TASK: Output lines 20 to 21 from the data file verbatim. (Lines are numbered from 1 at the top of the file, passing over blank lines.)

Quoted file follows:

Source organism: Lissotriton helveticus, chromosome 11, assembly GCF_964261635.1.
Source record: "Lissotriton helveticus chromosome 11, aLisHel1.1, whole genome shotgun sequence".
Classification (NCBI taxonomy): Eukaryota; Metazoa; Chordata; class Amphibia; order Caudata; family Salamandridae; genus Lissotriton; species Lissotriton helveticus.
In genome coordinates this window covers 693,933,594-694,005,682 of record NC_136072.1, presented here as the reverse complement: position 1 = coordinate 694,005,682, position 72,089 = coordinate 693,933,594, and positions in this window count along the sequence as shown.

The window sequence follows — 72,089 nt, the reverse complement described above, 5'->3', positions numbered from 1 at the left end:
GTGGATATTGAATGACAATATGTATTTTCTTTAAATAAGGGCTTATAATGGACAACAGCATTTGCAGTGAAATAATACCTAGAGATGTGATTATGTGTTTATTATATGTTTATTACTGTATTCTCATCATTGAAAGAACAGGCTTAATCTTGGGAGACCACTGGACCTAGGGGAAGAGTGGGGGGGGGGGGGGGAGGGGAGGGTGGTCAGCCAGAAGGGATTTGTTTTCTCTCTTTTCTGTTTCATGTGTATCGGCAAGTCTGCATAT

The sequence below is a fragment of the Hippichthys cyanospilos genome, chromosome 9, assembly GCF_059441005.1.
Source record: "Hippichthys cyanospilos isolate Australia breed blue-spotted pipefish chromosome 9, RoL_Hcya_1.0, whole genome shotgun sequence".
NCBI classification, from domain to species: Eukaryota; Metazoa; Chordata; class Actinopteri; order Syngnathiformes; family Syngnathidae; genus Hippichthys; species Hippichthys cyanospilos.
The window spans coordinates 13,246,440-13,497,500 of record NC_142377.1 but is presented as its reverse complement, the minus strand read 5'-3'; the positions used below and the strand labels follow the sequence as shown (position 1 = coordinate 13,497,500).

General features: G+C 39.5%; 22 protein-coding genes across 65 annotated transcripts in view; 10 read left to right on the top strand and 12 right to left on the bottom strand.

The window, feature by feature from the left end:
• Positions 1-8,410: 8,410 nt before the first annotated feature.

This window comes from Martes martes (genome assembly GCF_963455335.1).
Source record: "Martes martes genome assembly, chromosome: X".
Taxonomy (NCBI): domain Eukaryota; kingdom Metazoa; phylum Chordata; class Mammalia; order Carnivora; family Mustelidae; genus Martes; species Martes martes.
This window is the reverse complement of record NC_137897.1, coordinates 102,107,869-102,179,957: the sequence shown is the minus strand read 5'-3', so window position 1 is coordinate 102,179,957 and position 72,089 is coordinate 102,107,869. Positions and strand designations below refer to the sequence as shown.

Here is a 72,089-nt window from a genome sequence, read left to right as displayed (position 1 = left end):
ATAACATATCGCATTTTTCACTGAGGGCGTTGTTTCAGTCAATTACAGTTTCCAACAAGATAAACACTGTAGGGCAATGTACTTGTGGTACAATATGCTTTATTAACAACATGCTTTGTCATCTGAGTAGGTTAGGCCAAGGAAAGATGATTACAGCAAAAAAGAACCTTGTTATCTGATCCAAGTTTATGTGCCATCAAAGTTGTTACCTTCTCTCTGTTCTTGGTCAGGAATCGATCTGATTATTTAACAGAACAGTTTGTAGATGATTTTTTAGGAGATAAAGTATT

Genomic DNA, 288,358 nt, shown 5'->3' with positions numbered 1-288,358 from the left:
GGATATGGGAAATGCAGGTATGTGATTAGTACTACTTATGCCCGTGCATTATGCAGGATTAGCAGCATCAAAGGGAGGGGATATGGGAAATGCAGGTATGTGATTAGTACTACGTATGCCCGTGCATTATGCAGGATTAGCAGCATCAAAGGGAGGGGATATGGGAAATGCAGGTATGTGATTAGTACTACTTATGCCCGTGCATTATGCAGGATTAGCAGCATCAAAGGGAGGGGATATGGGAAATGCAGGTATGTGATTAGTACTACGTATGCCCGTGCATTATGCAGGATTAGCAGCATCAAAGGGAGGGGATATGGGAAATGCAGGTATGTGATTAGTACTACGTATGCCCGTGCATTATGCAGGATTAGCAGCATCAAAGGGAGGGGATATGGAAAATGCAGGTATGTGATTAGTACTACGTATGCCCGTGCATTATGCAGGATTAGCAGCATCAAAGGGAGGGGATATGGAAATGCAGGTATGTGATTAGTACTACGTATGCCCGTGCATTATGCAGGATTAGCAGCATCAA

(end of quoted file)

Genomic DNA, 288,358 nt, shown 5'->3' with positions numbered 1-288,358 from the left:
GGATATGGGAAATGCAGGTATGTGATTAGTACTACTTATGCCCGTGCATTATGCAGGATTAGCAGCATCAAAGGGAGGGGATATGGGAAATGCAGGTATGTGATTAGTACTACGTATGCCCGTGCATTATGCAGGATTAGCAGCATCAAAGGGAGGGGATATGGGAAATGCAGGTATGTGATTAGTACTACTTATGCCCGTGCATTATGCAGGATTAGCAGCATCAAAGGGAGGGGATATGGGAAATGCAGGTATGTGATTAGTACTACGTATGCCCGTGCATTATGCAGGATTAGCAGCATCAAAGGGAGGGGATATGGGAAATGCAGGTATGTGATTAGTACTACGTATGCCCGTGCATTATGCAGGATTAGCAGCATCAAAGGGAGGGGATATGGAAAATGCAGGTATGTGATTAGTACTACGTATGCCCGTGCATTATGCAGGATTAGCAGCATCAAAGGGAGGGGATATGGAAATGCAGGTATGTGATTAGTACTACGTATGCCCGTGCATTATGCAGGATTAGCAGCATCAA